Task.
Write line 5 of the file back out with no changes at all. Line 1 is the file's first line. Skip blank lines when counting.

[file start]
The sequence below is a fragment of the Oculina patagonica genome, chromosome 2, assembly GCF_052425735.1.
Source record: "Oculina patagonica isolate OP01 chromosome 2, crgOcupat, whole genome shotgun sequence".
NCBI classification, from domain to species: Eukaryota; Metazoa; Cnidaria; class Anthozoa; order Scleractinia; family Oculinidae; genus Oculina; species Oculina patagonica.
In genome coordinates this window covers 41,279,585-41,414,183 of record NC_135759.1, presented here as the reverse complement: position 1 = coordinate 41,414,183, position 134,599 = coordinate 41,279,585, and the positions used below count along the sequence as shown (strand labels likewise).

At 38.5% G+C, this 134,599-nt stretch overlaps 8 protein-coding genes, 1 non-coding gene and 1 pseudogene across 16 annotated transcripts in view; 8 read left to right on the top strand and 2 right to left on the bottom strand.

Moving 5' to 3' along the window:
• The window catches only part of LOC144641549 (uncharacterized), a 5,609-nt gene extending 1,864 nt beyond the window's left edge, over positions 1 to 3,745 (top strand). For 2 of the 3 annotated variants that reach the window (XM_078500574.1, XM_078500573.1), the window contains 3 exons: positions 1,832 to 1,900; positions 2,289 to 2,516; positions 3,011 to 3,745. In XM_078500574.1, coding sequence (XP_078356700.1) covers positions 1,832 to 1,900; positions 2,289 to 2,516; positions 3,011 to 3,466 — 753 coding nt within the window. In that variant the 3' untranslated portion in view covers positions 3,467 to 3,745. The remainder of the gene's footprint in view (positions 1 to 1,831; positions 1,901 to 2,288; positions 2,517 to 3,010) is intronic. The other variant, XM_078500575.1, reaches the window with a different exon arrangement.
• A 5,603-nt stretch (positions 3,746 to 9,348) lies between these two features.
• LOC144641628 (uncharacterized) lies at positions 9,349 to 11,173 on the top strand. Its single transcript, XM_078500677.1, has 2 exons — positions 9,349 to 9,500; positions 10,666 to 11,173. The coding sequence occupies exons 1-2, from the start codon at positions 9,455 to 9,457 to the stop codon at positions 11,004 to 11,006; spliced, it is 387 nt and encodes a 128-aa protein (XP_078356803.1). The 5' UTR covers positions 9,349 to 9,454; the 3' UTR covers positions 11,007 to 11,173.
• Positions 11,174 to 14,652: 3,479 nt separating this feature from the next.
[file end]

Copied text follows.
At 38.5% G+C, this 134,599-nt stretch overlaps 8 protein-coding genes, 1 non-coding gene and 1 pseudogene across 16 annotated transcripts in view; 8 read left to right on the top strand and 2 right to left on the bottom strand.